“We need integrated full-stack solutions which will digitise marketplaces, payments, workflows, and farmer transaction histories by connecting buyers, farming inputs, suppliers, ag-techs, and banks with FPOs/farmers, helping to create a commercially sustainable ecosystem comprising all relevant agriculture value chain players with equitable commercial exchange mechanisms. Such an initiative will support the farmers through comprehensive training and capacity building in entire lifecycle of the harvest, including post-harvest management to reduce wastage,” Vijayaraghavan added.

Deepak Yadav, founder of GreenSat Innovation Labs Pvt Ltd, said data has become crucial for the success of almost every activity today. In agriculture, thorough data analysis and data-based predictions are critical aspects that aid in improving the income of farmers, yield quantity, and quality of output. The announcement of steps like stress on digital land records, India’s own digital currency, and increased usage of drones will establish a big data culture in the agriculture sector. These measures will make it easier for tech-backed agri-tech companies to reach out to an expanded set of farmers. With this Budget, one can say that the gap between Indian farmers and prosperity is getting bridged with each passing day.

Navneet Ravikar, Chairman and Managing Director of Leads Connect Services (an agritech company), said the Budget prioritised agri-tech, especially with the push on DeepTech such as AI and geospatial systems. They will go a long way towards making the industry sustainable and bringing it into the 21st century.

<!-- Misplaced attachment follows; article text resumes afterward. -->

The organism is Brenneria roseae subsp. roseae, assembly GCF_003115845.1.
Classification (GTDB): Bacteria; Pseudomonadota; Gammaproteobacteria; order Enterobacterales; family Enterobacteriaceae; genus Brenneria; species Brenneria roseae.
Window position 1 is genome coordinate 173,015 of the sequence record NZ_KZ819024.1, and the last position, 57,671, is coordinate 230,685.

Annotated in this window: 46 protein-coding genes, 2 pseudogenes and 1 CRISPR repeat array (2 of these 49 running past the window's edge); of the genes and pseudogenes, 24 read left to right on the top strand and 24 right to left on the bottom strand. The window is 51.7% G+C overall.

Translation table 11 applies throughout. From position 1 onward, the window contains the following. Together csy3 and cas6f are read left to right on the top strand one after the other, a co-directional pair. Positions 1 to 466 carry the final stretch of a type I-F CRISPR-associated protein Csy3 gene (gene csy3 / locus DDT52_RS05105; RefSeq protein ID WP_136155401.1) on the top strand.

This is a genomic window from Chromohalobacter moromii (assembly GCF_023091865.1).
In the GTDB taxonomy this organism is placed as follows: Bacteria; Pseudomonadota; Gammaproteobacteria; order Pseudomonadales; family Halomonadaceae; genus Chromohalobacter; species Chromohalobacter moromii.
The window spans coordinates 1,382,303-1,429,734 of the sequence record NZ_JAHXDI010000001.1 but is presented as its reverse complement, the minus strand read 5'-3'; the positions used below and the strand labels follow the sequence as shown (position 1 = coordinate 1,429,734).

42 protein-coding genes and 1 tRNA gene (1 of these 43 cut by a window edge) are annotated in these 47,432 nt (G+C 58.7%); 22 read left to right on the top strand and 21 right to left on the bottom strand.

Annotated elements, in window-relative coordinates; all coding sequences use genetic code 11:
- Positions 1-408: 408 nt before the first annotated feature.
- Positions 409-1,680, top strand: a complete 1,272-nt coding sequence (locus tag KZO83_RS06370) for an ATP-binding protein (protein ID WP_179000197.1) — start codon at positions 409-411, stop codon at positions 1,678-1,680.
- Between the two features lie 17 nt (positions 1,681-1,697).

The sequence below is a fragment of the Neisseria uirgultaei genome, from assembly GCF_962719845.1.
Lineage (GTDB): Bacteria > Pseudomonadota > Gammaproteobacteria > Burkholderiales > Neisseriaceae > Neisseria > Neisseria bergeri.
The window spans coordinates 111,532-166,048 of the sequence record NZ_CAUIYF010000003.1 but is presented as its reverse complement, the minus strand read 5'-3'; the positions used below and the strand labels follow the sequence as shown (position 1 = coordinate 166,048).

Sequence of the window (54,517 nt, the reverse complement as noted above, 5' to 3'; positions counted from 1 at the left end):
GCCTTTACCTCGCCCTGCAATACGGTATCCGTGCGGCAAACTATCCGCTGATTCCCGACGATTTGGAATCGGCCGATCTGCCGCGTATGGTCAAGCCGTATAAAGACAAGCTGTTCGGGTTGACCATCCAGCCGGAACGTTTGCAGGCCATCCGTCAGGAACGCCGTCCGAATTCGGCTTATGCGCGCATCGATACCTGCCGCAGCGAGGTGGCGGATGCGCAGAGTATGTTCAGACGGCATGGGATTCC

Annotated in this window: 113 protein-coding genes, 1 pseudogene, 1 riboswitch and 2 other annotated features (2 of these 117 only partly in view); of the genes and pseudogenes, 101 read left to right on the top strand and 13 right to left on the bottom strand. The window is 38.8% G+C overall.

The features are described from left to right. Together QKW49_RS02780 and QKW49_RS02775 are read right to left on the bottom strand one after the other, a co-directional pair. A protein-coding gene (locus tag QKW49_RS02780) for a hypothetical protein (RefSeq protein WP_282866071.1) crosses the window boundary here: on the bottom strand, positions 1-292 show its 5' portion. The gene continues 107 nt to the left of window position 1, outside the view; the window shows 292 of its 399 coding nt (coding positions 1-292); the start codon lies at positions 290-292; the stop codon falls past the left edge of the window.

A more positive aspect was monitoring agriculture with Kisan drones as well as digitising land records. They will be the biggest leap towards the adoption of technology, bringing change at a national level.

KC Ravi, Chief Sustainability Officer of Syngenta India Pvt Ltd, said the Budget’s emphasis on digital infrastructure for infusion of agriculture technologies in a PPP mode will be the need of the hour in the next 25 years to combat the serious threat of climate change.

Amit Sinha, co-founder of Unnati (a fintech powered agri-tech platform), said the Budget has a strong focus on agriculture with a specific focus on the delivery of high-tech services, funding of start-ups through Nabard, focus on ‘Drone Shakti’ for farmers, climate action. There is a good balance of the short-term and long-term measures. It’s very forward-looking with a long-reaching impact on how agriculture will grow in India. These initiatives will solve the core problem of improvement of farm productivity and help improve farm incomes significantly, he said.

Prasanna Rao, Managing Director and co-founder of (an integrated grain commerce platform), said the Union Budget has placed agri-tech in the right limelight with the Finance Minister reposing faith on the role of these new-age players to transform the agriculture sector in the country under the PPP mode. Rao said Finance Minister’s assurance on government support to FPOs and small farmers to procure farming equipment as well as gain access to technology-led capabilities and services is also in the right direction.

Mayank Tiwari, founder and CEO, ReshaMandi, said the emphasis on public-private partnership on tech-driven agriculture is a welcome note for most of the agri-tech start-ups. It is great to see the government’s continued focus on tech development, especially in the fields of artificial intelligence and blockchain. It is truly the Amrit Kaal for India, he said.